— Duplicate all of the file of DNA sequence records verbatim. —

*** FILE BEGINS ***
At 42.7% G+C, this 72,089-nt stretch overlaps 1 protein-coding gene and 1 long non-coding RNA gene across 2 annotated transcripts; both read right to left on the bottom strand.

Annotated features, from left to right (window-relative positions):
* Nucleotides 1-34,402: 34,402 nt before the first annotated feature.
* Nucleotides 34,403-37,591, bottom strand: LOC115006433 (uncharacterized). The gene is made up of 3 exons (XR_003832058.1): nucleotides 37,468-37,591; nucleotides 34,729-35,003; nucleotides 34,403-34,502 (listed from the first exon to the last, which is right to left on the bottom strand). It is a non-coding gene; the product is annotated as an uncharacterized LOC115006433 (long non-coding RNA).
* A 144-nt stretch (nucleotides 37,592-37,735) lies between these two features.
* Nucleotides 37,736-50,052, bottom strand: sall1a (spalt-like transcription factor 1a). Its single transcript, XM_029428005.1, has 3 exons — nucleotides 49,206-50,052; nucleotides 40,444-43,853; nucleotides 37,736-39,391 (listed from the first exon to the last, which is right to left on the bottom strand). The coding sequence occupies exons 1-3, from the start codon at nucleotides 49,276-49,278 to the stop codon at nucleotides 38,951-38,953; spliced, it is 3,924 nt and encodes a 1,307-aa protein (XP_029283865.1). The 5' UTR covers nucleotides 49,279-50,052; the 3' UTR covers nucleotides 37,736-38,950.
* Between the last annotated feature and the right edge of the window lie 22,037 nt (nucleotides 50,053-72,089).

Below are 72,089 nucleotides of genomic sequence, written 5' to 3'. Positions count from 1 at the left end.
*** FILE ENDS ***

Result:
At 42.7% G+C, this 72,089-nt stretch overlaps 1 protein-coding gene and 1 long non-coding RNA gene across 2 annotated transcripts; both read right to left on the bottom strand.

Annotated features, from left to right (window-relative positions):
* Nucleotides 1-34,402: 34,402 nt before the first annotated feature.
* Nucleotides 34,403-37,591, bottom strand: LOC115006433 (uncharacterized). The gene is made up of 3 exons (XR_003832058.1): nucleotides 37,468-37,591; nucleotides 34,729-35,003; nucleotides 34,403-34,502 (listed from the first exon to the last, which is right to left on the bottom strand). It is a non-coding gene; the product is annotated as an uncharacterized LOC115006433 (long non-coding RNA).
* A 144-nt stretch (nucleotides 37,592-37,735) lies between these two features.
* Nucleotides 37,736-50,052, bottom strand: sall1a (spalt-like transcription factor 1a). Its single transcript, XM_029428005.1, has 3 exons — nucleotides 49,206-50,052; nucleotides 40,444-43,853; nucleotides 37,736-39,391 (listed from the first exon to the last, which is right to left on the bottom strand). The coding sequence occupies exons 1-3, from the start codon at nucleotides 49,276-49,278 to the stop codon at nucleotides 38,951-38,953; spliced, it is 3,924 nt and encodes a 1,307-aa protein (XP_029283865.1). The 5' UTR covers nucleotides 49,279-50,052; the 3' UTR covers nucleotides 37,736-38,950.
* Between the last annotated feature and the right edge of the window lie 22,037 nt (nucleotides 50,053-72,089).

Below are 72,089 nucleotides of genomic sequence, written 5' to 3'. Positions count from 1 at the left end.